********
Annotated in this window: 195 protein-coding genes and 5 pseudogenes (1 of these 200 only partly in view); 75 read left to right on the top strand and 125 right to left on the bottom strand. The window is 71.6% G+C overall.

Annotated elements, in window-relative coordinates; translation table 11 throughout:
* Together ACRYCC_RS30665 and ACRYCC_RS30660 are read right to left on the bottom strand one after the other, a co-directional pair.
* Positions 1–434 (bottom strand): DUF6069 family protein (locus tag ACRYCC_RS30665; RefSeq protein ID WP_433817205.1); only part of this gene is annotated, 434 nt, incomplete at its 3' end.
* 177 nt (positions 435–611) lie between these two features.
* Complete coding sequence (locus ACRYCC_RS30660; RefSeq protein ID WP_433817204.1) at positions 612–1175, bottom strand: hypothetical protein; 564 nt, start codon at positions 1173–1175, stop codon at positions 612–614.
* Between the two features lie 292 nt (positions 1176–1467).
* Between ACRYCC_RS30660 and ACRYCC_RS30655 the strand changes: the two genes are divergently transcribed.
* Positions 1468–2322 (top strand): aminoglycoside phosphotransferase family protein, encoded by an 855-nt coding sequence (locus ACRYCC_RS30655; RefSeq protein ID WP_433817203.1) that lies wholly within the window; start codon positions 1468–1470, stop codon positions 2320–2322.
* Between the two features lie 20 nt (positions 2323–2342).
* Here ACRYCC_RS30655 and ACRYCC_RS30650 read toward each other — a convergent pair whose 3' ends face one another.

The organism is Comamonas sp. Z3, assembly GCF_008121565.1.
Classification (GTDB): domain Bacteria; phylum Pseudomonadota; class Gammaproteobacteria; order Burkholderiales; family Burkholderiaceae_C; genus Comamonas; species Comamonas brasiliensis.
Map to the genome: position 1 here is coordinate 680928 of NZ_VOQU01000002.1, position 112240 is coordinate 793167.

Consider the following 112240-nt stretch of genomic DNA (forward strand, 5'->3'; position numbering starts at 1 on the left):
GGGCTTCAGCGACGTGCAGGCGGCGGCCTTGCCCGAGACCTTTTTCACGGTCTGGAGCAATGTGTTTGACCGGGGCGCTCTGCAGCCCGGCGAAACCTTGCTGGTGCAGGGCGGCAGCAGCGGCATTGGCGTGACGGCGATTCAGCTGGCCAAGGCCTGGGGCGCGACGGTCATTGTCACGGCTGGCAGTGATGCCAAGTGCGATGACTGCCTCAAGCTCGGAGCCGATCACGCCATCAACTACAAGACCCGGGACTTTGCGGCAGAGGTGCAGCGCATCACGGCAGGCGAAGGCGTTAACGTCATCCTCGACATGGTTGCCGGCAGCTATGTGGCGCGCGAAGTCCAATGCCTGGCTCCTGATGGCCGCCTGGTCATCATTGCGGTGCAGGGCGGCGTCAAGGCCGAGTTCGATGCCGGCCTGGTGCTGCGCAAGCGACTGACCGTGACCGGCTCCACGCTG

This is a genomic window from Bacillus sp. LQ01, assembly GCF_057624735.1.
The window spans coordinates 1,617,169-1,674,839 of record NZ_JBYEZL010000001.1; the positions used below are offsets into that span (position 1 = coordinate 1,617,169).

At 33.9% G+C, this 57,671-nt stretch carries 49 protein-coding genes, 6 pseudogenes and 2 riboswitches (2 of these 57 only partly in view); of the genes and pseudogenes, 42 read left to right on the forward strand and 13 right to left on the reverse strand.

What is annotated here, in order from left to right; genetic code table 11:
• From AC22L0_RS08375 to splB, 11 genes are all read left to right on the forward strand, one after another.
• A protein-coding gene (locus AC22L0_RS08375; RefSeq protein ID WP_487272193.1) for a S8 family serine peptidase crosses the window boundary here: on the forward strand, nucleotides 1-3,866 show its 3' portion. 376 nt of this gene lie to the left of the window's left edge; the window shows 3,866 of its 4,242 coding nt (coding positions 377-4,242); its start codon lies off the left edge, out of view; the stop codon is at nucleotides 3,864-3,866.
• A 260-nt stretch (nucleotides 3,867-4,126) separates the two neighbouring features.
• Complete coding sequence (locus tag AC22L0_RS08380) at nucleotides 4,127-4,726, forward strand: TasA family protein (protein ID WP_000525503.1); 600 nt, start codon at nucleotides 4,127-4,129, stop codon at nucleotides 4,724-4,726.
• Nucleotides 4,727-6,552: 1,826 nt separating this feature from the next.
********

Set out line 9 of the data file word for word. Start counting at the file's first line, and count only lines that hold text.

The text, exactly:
* Positions 1468–2322 (top strand): aminoglycoside phosphotransferase family protein, encoded by an 855-nt coding sequence (locus ACRYCC_RS30655; RefSeq protein ID WP_433817203.1) that lies wholly within the window; start codon positions 1468–1470, stop codon positions 2320–2322.